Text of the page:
Thoren Joins Colorado Snowsports Hall of Fame

Thoren learned how to build skis from the ground up while working in the Blizzard factory in Austria (Jeannie Thoren photo)

NMU 1968 alumna Jeannie Thoren was recently inducted into the Colorado Snowsports Museum Hall of Fame for her internationally recognized role in revolutionizing women's ski equipment. The U.P. native was an avid racer and earned a spot on the Junior National Ski Team. When coaches critiqued her stance, she customized her gear to perfect her technique. The Thoren Theory, based on her motto that “women aren't small men,” evolved through decades of research as a way to help women skiers improve performance through equipment modification.

According to her Hall of Fame description, Thoren built the first women's-specific ski featuring a forward binding location in 1986 at the Blizzard factory in Mittersill, Austria. She was later hired to perfect the Dynastar Exclusive Carve Ski, which won the 2007 Gear of the Year Award. Two years later, she opened Vail's first women's ski shop. Since 2018, Thoren has been a partner with the Steadman Philippon Research Institute's BioMotion Lab in Vail, to study the effects of ski boots in relation to ACL injury risk in women.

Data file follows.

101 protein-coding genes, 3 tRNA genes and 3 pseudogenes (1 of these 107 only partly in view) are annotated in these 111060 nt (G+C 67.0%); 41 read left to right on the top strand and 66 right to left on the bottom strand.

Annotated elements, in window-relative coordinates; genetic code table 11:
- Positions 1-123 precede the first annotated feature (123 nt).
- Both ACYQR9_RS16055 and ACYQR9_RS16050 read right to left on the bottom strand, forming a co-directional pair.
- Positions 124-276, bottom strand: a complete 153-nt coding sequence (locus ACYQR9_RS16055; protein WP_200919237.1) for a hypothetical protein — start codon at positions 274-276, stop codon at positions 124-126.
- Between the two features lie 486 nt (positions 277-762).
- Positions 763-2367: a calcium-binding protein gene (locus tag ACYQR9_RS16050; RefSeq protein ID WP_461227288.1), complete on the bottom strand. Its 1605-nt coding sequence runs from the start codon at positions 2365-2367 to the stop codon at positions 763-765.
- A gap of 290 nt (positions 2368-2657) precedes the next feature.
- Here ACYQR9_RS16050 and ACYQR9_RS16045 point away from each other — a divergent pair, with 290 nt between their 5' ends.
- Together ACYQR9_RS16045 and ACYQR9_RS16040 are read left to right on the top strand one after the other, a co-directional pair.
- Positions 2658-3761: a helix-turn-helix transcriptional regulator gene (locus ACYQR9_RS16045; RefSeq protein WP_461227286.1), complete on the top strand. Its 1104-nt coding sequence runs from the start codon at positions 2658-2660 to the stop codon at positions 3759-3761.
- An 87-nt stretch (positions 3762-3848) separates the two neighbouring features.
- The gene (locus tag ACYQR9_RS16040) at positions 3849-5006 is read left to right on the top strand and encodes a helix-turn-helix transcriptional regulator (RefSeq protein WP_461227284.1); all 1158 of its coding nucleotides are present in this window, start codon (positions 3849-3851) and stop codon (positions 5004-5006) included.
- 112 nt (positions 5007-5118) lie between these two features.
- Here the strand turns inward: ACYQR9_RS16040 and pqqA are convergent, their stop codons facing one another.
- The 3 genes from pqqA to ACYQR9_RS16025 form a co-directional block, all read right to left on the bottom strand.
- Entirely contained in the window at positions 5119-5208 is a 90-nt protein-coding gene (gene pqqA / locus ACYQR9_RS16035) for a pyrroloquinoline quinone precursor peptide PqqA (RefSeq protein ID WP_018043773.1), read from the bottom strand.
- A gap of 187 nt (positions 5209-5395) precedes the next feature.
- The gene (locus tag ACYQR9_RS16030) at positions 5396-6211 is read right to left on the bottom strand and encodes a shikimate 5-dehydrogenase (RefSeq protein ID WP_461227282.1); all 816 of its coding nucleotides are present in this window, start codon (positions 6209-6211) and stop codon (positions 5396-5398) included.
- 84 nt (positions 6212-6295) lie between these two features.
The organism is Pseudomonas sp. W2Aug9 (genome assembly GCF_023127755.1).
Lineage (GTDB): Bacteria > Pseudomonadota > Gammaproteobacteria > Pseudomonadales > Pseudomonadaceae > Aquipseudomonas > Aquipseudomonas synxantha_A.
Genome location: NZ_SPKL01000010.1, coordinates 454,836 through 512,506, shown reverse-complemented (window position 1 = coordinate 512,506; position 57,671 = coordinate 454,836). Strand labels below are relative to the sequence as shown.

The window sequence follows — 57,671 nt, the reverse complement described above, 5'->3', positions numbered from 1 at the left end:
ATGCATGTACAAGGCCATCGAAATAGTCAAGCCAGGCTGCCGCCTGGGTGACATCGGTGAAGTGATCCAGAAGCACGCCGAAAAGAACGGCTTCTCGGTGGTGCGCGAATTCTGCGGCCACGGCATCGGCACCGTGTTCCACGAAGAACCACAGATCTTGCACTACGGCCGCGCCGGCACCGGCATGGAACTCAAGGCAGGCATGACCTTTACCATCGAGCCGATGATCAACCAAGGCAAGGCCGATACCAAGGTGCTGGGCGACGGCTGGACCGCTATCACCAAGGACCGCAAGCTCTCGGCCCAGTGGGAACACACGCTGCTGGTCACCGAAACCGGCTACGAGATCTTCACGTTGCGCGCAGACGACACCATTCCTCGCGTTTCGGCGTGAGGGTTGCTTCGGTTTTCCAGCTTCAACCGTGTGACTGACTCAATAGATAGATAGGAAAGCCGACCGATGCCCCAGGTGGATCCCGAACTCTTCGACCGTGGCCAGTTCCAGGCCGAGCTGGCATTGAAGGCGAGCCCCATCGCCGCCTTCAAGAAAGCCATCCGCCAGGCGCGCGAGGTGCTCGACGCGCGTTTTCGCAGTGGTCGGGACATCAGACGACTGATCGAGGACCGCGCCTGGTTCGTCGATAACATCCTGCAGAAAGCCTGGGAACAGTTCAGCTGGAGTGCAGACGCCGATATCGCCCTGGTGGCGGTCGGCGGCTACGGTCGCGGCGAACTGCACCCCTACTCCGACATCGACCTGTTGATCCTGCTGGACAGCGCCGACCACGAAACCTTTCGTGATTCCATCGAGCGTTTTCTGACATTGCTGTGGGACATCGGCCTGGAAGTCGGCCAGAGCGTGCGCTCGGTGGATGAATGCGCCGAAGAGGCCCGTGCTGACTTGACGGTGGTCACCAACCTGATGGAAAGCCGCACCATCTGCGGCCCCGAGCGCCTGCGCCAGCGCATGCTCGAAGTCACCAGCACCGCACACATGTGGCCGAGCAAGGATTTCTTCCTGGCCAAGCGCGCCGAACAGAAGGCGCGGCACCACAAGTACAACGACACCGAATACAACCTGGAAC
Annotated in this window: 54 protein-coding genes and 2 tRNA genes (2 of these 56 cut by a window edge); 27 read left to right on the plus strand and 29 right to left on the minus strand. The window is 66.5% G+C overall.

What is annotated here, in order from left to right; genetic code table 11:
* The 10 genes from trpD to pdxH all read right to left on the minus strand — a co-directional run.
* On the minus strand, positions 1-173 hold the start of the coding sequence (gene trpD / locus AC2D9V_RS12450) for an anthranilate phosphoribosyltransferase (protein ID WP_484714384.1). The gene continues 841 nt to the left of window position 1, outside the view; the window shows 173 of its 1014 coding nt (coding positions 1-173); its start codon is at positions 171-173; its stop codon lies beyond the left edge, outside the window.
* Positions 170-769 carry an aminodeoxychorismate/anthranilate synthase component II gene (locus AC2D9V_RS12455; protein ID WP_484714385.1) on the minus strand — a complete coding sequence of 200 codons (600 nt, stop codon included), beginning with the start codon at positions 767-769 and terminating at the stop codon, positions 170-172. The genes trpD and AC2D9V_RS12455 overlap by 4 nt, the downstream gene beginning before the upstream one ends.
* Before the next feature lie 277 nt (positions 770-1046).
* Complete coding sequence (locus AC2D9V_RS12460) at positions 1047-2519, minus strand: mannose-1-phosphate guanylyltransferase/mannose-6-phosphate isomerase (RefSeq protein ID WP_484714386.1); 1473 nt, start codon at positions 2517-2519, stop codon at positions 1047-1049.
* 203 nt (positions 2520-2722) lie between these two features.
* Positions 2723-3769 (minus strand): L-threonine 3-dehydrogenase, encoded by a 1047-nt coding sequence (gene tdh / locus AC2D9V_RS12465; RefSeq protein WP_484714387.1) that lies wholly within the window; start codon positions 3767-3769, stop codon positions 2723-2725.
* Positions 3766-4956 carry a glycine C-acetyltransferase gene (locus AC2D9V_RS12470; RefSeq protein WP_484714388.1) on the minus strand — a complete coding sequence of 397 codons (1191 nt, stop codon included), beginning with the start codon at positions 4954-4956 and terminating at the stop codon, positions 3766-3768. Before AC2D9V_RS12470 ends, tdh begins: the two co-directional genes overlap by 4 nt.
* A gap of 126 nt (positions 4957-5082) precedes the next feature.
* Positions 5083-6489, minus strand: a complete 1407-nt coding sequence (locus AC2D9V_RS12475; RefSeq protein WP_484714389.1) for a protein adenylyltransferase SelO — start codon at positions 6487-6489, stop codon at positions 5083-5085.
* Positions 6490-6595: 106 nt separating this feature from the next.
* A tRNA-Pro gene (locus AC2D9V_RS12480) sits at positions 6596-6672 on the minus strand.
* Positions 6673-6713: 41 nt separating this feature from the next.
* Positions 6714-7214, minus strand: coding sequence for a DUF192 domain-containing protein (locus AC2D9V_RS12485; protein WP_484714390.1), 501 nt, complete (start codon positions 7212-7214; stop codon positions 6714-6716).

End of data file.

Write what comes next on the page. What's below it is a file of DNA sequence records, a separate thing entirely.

"Jeannie did not start out to save the world; she just wanted to be a better skier," the description states. "Along the way, however, she transformed the thinking of an entire industry. Through her dedication, tenacity, and perseverance, Jeannie has elevated the skiing experience for women across Colorado and globally."

Thoren's previous accomplishments include induction into the first Skiing for Women Hall of Fame in 1995 and the U.S. Ski and Snowboard Hall of Fame in 2014. She was named one of the 100 most influential skiers of the century by SKI Magazine and among the top 25 most influential people in skiing in the last 50 years by Skiing Magazine. For her contributions to the sport, Thoren also earned a Distinguished Alumni Award from NMU In 2014. 

In a Vail Daily feature story, Thoren credited her father, who taught at NMU for 43 years, with influencing her inquisitive mind. She also said her degree in biology and chemistry helped propel her to figure out what was going on with her own skiing. Read the full story here.

Jeannie Thoren
Jeannie Thoren
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Categories: Alumni